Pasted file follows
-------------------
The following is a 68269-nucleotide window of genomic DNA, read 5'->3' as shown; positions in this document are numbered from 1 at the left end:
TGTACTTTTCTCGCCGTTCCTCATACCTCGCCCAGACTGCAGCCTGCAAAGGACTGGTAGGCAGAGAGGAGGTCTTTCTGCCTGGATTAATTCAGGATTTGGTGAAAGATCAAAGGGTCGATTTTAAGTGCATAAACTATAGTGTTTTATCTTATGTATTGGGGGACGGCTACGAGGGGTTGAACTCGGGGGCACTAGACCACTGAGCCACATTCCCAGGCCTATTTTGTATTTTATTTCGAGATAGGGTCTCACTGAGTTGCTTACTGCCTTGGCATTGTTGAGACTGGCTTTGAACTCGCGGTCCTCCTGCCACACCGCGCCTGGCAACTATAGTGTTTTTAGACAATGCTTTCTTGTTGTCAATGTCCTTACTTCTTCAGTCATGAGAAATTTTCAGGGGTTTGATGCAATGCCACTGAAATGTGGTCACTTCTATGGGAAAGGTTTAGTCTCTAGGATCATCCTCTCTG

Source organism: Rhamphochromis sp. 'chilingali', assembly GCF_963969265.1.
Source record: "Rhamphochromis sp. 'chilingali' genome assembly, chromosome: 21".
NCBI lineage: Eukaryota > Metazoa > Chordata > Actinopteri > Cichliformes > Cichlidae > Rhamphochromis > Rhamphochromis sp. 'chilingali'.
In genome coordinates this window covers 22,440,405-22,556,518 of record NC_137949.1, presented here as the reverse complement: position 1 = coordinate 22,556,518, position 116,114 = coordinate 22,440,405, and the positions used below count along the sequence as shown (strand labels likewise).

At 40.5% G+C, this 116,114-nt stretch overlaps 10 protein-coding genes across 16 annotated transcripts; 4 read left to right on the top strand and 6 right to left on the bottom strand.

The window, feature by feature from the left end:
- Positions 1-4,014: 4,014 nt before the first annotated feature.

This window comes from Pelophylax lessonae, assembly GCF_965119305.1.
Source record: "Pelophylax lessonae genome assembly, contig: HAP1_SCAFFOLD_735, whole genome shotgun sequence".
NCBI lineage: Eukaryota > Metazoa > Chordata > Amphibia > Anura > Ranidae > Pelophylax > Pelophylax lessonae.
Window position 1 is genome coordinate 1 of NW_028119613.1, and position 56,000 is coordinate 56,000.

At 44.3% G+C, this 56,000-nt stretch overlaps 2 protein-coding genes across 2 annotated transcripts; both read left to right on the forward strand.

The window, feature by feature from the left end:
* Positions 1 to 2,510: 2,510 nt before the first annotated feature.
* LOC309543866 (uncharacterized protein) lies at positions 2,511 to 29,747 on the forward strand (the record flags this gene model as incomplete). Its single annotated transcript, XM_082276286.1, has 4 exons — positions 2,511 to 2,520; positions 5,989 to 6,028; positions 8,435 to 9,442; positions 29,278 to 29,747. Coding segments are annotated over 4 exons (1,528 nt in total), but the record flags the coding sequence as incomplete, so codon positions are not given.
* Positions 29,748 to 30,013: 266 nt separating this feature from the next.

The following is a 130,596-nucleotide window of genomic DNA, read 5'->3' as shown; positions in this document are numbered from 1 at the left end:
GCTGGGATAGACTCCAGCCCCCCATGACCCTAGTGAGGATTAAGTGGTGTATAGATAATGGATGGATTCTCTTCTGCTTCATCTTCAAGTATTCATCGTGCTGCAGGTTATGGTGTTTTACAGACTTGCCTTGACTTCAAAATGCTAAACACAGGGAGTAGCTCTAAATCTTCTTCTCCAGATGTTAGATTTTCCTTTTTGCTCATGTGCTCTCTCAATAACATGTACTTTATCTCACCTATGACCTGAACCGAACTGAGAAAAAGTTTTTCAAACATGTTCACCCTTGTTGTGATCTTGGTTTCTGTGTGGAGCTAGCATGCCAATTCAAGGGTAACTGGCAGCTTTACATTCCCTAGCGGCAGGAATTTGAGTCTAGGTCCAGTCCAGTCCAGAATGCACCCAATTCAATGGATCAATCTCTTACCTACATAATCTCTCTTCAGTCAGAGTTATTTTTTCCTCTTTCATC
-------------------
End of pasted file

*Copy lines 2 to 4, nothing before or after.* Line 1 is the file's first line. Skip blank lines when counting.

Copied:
TGTACTTTTCTCGCCGTTCCTCATACCTCGCCCAGACTGCAGCCTGCAAAGGACTGGTAGGCAGAGAGGAGGTCTTTCTGCCTGGATTAATTCAGGATTTGGTGAAAGATCAAAGGGTCGATTTTAAGTGCATAAACTATAGTGTTTTATCTTATGTATTGGGGGACGGCTACGAGGGGTTGAACTCGGGGGCACTAGACCACTGAGCCACATTCCCAGGCCTATTTTGTATTTTATTTCGAGATAGGGTCTCACTGAGTTGCTTACTGCCTTGGCATTGTTGAGACTGGCTTTGAACTCGCGGTCCTCCTGCCACACCGCGCCTGGCAACTATAGTGTTTTTAGACAATGCTTTCTTGTTGTCAATGTCCTTACTTCTTCAGTCATGAGAAATTTTCAGGGGTTTGATGCAATGCCACTGAAATGTGGTCACTTCTATGGGAAAGGTTTAGTCTCTAGGATCATCCTCTCTG

Source organism: Rhamphochromis sp. 'chilingali', assembly GCF_963969265.1.
Source record: "Rhamphochromis sp. 'chilingali' genome assembly, chromosome: 21".